The whole process of the civil rights movement was to get African Americans equal treatment as American citizens. Hughes shows his reader the struggle of African American’s treatment through many of his poems. In “I,Too”, the reader sees the dream that the young servant dreams of every day, “They send me to eat in the kitchen When company comes, But I laugh, And eat well, And grow strong. Tomorrow, I’ll be at the
In I, Too, Sing America when Langston Hughes writes of a darker brother who is told to eat in the kitchen you know that he is talking about African Americans. In this poem Langston Hughes writes a stanza that changes your idea of what the poem is about. He says “ Tomorrow, I’ll be at the table when company comes. Nobody’ll dare say to me, “Eat in the Kitchen,” then”. This line is is clearly stating the main idea of the poem right there. It’s telling us of how now there is segregation, but one day in the future all men will be equal.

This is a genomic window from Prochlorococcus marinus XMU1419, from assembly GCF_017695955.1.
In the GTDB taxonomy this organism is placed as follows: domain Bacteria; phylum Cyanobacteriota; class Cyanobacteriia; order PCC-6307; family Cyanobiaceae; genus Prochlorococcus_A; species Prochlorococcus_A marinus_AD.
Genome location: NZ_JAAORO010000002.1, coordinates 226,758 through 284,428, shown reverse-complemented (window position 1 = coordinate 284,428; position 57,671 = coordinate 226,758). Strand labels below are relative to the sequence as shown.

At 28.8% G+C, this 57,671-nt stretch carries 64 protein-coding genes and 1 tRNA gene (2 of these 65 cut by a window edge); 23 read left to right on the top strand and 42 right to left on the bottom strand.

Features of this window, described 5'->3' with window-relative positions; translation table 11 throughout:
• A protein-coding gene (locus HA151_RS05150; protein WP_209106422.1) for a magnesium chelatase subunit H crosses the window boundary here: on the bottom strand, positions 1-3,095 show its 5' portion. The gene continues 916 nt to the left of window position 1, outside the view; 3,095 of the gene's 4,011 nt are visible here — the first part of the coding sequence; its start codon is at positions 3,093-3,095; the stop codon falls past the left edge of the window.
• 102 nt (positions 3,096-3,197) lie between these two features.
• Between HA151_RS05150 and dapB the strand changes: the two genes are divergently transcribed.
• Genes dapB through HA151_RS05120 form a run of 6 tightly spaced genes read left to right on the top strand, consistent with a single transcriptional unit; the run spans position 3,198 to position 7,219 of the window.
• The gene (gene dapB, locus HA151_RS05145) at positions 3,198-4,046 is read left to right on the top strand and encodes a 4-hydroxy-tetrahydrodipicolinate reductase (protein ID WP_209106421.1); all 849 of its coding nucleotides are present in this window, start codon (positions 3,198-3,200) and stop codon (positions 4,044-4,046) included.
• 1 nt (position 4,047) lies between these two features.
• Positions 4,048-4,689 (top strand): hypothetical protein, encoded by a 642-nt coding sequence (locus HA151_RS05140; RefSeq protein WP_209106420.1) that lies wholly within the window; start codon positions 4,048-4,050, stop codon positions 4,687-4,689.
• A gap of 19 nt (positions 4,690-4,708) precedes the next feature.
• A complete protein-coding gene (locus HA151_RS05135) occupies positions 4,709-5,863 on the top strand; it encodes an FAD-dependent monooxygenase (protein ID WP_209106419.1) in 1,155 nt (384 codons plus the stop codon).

There is also evidence when he said that he is the darker brother and they sent him to eat in the kitchen which is talking about Hughes` being treated unfairly. In the second stanza he says “ Tomorrow, I’ll be at the table when company comes. Nobody’ll dare say to me, “Eat in the Kitchen,” then”. He talks about the future when he is a well known poet and everyone will be treated equally, he will be treated the same as the people who used to treat him
Hughes did not make this poem very long and narrative, instead, he made it quick and to the point. On line three he says, "They send me to eat in the kitchen when company comes." In saying those words, he is saying that the people are inferring that because he is of darker color he has been scolded and deprived of his freedom. The people have sent him to the kitchen to eat because they felt that he was not of high enough standards to eat in the kitchen when the company comes. Also, this may mean that the people are afraid of what the company might say when they see a black man in the house.